Sing Me Back Home (song)

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"Sing Me Back Home"
Single by Merle Haggard
from the album Sing Me Back Home
Released November 1967
Format 7"
Genre Country
Length 2:51
Label Capitol 2219
Writer(s) Merle Haggard
Producer(s) Ken Nelson
Merle Haggard singles chronology
"Branded Man"
(1967)
"Sing Me Back Home"
(1967)
"The Legend of Bonnie and Clyde"
(1968)

"Sing Me Back Home" is a song written and recorded by American country music artist Merle Haggard. It was released in November 1967 as the first single and title track from the album Sing Me Back Home. The song became Merle Haggard's third number one. The single spent two weeks at number one and a total of 17 weeks on the country chart.[1] It was also recorded live by the Byrds on "There Is a Season".

Song story[edit]

The song was among several notable Haggard songs that touched on a common theme of his 1960s and early 1970s recordings -- prison. Haggard himself spent three years at San Quentin State Prison in California for his role in a botched robbery. "Sing Me Back Home" draws upon his friendship with a fellow inmate, "Rabbit," who was executed after an escape attempt led to the death of a security guard.[1]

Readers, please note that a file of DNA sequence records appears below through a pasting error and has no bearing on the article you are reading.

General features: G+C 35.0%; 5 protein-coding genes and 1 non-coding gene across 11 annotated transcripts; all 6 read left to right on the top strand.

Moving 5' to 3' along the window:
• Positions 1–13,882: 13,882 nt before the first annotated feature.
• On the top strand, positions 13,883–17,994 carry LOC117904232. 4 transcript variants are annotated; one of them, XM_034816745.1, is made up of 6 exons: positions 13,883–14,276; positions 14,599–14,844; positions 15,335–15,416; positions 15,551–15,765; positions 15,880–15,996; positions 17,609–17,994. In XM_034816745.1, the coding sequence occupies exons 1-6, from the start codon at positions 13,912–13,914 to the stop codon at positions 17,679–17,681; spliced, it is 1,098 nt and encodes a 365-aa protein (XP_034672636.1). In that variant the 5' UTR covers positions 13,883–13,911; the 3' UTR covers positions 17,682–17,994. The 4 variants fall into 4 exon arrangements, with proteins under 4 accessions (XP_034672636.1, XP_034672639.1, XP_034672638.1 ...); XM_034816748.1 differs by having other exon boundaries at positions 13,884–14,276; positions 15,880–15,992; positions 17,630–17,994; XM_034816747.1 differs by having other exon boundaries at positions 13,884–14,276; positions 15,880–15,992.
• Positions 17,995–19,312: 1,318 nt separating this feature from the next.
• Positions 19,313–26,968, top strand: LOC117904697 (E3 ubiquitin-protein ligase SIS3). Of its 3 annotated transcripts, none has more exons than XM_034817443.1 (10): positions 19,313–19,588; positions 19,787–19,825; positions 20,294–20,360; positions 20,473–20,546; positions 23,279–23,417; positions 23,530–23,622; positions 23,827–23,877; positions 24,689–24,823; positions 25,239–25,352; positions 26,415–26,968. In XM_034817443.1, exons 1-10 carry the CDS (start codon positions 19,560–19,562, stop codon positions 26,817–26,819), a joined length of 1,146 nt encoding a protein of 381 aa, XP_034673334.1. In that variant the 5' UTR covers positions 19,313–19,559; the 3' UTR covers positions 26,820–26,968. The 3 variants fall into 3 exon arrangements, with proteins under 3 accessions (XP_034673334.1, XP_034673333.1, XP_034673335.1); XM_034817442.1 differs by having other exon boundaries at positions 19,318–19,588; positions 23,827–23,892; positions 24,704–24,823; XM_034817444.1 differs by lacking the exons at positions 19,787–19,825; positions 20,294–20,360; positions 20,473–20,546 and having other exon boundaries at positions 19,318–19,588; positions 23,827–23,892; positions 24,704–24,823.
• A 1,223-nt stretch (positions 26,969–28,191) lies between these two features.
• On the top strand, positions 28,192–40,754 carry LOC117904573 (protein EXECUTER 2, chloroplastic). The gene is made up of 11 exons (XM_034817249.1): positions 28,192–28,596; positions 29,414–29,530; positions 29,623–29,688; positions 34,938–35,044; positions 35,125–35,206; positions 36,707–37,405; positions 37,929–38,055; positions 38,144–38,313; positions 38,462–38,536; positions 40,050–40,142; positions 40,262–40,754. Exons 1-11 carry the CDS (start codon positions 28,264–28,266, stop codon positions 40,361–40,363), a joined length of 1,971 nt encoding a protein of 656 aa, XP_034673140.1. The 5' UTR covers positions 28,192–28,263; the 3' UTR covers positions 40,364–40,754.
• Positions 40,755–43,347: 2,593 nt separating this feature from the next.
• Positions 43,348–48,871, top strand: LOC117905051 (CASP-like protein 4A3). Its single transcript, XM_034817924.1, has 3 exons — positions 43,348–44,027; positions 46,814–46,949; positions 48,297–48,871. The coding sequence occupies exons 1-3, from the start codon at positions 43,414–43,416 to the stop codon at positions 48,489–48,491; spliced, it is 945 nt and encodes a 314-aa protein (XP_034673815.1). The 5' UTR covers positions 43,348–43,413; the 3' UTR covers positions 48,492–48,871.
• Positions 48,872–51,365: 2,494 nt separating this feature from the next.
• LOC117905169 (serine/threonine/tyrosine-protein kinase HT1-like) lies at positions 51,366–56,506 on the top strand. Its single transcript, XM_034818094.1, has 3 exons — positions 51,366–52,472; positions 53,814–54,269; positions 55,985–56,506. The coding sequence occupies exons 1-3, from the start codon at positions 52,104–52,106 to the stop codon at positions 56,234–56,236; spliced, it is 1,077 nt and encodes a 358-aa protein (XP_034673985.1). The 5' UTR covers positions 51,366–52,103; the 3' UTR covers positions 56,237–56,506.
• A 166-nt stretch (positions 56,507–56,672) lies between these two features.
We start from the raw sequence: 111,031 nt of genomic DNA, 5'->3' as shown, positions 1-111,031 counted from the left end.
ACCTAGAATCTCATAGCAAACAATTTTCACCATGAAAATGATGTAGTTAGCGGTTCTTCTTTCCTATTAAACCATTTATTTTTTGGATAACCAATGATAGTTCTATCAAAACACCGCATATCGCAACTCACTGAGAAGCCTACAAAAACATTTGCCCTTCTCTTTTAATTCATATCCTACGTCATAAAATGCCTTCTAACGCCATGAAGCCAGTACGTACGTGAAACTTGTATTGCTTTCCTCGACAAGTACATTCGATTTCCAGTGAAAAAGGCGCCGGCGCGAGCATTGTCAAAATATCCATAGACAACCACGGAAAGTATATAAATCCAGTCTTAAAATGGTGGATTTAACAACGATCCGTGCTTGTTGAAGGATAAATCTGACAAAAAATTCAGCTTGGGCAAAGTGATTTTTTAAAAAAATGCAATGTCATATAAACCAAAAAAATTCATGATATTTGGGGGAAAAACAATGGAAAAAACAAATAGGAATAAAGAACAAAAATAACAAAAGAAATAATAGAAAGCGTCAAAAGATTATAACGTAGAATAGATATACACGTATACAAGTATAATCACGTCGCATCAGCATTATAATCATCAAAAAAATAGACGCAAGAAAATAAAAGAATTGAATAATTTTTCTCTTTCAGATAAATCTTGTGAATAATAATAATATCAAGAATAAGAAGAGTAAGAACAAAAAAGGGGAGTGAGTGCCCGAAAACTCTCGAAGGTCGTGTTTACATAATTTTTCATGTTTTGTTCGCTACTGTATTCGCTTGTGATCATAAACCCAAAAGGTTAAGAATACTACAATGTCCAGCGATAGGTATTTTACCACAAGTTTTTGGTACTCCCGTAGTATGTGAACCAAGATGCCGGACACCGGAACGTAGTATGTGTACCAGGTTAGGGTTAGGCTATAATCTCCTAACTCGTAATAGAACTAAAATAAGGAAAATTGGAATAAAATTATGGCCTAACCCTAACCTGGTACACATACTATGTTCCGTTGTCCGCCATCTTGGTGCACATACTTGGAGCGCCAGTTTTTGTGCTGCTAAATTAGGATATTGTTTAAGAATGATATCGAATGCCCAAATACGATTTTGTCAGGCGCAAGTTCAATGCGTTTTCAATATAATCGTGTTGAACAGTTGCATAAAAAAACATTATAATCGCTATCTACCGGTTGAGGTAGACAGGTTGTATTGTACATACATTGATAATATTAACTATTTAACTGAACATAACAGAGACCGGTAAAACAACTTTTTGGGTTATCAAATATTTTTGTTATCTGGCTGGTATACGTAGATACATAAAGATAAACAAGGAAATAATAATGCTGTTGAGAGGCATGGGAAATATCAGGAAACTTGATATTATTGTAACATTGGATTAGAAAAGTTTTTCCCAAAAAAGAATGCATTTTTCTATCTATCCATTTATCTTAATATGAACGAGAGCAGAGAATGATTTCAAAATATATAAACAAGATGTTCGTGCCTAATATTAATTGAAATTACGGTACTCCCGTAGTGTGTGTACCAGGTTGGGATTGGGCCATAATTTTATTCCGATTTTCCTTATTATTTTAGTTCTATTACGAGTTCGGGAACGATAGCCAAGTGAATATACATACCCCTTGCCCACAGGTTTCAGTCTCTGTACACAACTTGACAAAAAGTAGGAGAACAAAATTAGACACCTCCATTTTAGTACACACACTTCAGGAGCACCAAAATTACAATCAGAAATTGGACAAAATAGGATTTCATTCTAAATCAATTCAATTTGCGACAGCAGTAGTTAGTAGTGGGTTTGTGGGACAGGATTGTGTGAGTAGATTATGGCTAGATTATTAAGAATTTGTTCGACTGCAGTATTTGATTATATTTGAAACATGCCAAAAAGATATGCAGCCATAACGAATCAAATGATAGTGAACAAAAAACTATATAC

Here, the singer takes the role of an inmate at a state penitentiary, where a condemned prisoner is being led toward the death chamber. The inmate, who regularly plays guitar and sings in his jail cell to pass the time, is asked to perform a final song at the condemned prisoner's request before he and the guards continue on. As the song is completed, he reflects on a church choir's visit to the prison just a week earlier, where members performed hymns for the inmates; one of the songs evoked the soon-to-be-executed prisoner's memories of his mother and carefree childhood ... before his life went wrong.

Cover versions[edit]

In addition, the Grateful Dead performed it 38 times in concert between 1971 and 1973.[2]

Joan Baez recorded the song, along with another Haggard song, "Mama Tried", in 1969, during sessions for her (I Live) One Day at a Time album, though neither song was included on the final album; they would eventually be released on her 1993 boxed set Rare, Live & Classic.

Chart performance[edit]

Chart (1967–1968) Peak
position
U.S. Billboard Hot Country Singles 1
Canadian RPM Country Tracks 7

References[edit]

  1. ^ Whitburn, Joel (2004). The Billboard Book Of Top 40 Country Hits: 1944-2006, Second edition. Record Research. p. 146. 
Preceded by
"For Loving You"
by Bill Anderson and Jan Howard
Billboard Hot Country Singles
number-one single

January 20-January 27, 1968
Succeeded by
"Skip a Rope"
by Henson Cargill